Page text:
'They glanced at my resume and sent me on my way'
Most of certified public accountant Wajdi Biadsi's classmates managed to find internships at major accounting firms while they were still students.
But for Biadsi, 26, who hails from the Israeli Arab town of Baka al-Garbiyeh, the process was rather more difficult.
"One day I went through three office towers in Ramat Gan and handed out more than 60 resumes, but not one invited me for an interview," he remembers.
"There is a flood of candidates in the industry, and very few people from the [Arab] sector succeed in integrating into Jewish firms. In some cases I saw that they simply glanced at my resume, read my name and where I live, and sent me on my way," he said.
Biadsi finally managed to find a job at the Amos Kopolowitz accounting firm in Ramat Gan.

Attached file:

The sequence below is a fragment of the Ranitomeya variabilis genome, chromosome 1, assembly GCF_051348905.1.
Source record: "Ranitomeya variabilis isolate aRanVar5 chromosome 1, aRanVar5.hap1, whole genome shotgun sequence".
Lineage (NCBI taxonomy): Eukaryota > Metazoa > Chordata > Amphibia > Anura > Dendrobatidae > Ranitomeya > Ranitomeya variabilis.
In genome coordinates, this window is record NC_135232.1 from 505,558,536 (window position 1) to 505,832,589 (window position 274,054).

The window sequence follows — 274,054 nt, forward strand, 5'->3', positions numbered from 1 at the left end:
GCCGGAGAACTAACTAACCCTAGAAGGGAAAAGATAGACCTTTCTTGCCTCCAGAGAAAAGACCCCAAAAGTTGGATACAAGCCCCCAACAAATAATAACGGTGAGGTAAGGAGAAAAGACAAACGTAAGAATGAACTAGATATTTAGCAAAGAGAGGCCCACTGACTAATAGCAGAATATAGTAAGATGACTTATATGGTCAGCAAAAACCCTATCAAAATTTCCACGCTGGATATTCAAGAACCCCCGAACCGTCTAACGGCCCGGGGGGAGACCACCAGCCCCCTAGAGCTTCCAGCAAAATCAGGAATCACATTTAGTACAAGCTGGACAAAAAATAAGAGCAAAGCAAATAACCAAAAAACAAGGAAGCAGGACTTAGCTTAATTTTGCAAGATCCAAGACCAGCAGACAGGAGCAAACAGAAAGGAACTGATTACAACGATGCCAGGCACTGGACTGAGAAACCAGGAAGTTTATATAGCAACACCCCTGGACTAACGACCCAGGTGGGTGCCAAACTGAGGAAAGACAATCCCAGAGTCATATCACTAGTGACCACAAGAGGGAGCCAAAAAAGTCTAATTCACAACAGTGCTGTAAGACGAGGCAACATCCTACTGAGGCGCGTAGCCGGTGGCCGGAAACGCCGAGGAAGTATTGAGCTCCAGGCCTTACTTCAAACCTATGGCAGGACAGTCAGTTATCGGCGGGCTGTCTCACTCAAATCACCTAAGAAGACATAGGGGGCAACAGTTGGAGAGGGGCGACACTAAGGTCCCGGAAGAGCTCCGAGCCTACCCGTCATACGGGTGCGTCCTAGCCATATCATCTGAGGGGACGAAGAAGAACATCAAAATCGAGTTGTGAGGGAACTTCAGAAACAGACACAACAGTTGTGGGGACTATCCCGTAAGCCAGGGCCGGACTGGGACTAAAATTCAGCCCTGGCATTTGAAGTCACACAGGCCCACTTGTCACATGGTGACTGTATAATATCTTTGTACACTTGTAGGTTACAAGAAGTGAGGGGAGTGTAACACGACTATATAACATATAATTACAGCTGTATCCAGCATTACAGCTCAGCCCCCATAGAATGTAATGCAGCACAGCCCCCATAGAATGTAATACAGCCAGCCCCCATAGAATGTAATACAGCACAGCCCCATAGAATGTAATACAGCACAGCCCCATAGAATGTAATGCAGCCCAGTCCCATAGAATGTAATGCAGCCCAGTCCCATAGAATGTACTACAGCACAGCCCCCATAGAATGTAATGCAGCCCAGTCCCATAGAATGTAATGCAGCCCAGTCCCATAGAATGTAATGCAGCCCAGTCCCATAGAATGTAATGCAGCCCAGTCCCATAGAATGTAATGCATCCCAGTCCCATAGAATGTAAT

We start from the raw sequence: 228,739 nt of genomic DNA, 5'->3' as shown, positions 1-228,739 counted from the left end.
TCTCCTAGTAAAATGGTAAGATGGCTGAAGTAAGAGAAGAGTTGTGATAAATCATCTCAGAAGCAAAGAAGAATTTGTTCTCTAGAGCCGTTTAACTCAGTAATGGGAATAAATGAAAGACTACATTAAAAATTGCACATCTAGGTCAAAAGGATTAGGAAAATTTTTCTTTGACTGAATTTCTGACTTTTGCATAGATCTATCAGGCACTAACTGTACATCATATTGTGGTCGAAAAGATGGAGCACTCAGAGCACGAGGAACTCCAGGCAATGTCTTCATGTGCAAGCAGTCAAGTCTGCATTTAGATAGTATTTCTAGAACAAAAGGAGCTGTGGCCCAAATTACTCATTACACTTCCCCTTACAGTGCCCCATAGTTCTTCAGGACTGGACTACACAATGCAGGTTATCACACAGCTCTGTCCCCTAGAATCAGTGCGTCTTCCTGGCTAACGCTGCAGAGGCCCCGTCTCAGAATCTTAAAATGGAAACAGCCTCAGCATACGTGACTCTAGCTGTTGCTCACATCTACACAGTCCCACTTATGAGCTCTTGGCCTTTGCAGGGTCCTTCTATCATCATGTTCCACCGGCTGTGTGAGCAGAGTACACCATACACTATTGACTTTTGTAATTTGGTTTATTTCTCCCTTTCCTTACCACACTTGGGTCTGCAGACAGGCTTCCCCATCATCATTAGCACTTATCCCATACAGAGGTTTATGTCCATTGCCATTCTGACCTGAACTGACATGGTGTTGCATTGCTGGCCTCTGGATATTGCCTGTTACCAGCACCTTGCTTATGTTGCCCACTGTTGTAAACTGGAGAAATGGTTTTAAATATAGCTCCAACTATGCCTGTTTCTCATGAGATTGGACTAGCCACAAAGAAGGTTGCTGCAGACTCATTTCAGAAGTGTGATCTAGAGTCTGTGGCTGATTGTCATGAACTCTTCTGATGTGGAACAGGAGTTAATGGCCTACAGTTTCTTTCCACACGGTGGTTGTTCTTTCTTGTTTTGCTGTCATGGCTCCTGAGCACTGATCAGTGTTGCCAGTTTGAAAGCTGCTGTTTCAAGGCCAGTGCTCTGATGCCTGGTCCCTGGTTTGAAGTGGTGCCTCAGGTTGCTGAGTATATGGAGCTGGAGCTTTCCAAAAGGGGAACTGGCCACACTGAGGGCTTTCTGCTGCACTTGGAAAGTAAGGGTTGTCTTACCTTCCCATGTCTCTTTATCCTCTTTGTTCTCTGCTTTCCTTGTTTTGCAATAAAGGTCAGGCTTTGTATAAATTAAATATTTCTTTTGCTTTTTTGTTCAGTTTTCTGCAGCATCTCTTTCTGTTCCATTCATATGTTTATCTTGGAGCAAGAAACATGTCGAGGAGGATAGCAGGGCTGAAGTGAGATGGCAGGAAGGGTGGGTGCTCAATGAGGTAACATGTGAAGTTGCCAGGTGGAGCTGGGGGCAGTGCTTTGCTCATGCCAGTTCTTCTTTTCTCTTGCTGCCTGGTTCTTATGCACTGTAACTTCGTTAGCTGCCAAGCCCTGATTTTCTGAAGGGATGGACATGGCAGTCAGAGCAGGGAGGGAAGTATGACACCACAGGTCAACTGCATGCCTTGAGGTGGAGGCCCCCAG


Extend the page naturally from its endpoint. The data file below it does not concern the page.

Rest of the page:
"It was important to me to work at a Jewish firm, since they are more professional. Without willingness from the employer, my friends and I from the [Arab] sector will remain behind," he said.
"My advice for someone who is having a hard time finding work is not to give up. Go to the offices and knock on doors. Even if at the beginning you need to compromise and take a job that doesn't fully suit you, don't stop looking. In the end, a crack will appear and you'll be able to get through," he said.